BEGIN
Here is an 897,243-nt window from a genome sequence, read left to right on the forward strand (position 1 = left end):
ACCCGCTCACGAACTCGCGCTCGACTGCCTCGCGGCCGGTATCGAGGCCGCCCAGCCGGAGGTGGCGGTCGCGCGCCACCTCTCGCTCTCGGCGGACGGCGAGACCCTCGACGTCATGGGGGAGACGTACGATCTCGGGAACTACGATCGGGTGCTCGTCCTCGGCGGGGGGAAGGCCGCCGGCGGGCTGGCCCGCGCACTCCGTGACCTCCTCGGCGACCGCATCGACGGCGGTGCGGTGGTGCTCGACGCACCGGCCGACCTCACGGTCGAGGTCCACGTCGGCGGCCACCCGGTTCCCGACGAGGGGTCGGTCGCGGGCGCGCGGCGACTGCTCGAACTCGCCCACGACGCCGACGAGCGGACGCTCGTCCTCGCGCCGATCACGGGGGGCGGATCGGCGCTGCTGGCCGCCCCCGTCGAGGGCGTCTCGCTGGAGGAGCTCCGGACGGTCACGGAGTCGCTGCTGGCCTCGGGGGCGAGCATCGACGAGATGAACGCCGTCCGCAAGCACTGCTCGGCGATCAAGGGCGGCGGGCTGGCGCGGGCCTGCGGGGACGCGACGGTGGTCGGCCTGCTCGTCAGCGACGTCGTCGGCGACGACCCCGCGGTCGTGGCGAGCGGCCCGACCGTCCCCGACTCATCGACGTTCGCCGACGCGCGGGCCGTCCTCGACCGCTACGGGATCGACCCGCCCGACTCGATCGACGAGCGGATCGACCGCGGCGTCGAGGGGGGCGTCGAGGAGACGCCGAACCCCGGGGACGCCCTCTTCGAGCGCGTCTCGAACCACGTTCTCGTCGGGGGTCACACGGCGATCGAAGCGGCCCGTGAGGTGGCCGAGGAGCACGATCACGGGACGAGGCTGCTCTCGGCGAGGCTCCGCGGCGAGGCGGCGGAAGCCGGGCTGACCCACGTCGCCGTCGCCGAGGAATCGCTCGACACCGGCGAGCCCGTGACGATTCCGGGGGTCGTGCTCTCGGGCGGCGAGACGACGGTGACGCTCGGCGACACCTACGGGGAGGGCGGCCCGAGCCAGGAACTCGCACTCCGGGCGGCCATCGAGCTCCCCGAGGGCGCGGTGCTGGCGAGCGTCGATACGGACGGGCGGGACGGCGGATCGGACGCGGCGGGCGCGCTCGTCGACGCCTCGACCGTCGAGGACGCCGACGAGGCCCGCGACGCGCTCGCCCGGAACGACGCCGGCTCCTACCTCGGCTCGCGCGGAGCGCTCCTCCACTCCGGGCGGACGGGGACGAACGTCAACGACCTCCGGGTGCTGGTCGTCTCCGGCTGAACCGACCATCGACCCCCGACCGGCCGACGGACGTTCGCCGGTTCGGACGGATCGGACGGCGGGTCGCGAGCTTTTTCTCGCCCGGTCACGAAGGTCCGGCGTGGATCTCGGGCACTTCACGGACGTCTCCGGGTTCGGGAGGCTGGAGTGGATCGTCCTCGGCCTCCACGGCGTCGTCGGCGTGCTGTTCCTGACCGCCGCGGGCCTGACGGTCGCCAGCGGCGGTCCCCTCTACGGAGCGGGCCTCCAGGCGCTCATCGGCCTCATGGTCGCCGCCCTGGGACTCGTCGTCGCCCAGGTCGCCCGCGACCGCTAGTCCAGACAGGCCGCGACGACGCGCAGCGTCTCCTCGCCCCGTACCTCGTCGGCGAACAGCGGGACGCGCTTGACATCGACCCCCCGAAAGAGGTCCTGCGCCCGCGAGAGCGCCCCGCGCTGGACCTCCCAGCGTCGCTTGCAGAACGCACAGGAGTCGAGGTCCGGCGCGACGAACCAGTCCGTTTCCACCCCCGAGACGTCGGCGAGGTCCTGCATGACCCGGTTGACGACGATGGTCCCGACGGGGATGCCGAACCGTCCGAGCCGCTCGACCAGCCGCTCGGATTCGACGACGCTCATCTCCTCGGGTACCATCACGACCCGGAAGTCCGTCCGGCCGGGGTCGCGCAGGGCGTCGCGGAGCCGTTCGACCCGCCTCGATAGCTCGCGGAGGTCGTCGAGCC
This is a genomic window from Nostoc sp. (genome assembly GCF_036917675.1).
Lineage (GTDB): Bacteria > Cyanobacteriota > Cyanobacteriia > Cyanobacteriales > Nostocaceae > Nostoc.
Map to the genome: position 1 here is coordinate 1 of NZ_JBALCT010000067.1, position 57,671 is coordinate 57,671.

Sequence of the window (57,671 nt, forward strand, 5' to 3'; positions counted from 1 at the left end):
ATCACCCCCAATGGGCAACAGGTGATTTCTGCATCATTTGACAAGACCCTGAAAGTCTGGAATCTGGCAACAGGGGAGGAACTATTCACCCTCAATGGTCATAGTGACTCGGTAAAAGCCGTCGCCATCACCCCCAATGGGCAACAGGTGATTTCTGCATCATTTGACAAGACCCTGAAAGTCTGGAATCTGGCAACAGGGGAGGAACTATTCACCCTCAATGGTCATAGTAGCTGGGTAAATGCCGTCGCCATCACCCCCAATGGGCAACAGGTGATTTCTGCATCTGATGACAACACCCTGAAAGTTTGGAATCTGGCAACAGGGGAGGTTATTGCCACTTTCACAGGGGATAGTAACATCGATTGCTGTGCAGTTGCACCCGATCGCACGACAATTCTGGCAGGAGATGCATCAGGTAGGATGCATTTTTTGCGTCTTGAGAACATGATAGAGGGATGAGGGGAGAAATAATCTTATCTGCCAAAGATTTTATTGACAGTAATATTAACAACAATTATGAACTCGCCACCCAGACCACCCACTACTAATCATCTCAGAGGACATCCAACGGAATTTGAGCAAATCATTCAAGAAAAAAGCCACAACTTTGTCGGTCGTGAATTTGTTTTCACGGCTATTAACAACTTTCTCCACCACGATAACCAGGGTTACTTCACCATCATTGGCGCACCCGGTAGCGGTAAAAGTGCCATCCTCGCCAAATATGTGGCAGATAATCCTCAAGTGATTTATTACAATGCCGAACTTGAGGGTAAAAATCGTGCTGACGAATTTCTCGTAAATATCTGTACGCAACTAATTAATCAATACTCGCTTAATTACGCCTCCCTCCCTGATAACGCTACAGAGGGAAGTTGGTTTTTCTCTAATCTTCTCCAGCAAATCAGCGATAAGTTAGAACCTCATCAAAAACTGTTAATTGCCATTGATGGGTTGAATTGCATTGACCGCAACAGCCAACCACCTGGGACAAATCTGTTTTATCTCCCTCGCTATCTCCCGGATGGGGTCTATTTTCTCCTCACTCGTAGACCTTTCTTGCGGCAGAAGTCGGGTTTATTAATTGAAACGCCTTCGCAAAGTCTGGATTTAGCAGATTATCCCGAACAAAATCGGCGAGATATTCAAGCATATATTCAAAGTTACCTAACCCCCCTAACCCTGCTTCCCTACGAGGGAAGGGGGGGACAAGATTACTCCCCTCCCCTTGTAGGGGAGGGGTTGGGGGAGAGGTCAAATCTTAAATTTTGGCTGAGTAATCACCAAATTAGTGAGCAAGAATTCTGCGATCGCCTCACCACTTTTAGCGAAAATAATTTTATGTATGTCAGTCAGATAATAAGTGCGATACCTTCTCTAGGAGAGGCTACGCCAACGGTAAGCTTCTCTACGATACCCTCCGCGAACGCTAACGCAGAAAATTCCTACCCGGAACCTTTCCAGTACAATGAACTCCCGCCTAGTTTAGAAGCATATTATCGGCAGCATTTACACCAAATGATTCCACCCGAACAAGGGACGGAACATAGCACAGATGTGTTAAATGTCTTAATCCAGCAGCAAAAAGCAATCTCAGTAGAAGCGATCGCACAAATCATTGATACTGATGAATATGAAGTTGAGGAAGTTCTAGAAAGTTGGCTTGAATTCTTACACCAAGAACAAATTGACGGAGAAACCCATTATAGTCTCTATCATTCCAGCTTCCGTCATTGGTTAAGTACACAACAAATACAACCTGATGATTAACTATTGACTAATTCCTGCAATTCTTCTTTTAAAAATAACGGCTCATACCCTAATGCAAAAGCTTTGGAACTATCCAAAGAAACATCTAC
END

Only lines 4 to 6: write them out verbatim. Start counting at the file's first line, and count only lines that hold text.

Lineage (GTDB): Bacteria > Cyanobacteriota > Cyanobacteriia > Cyanobacteriales > Nostocaceae > Nostoc.
Map to the genome: position 1 here is coordinate 1 of NZ_JBALCT010000067.1, position 57,671 is coordinate 57,671.

Sequence of the window (57,671 nt, forward strand, 5' to 3'; positions counted from 1 at the left end):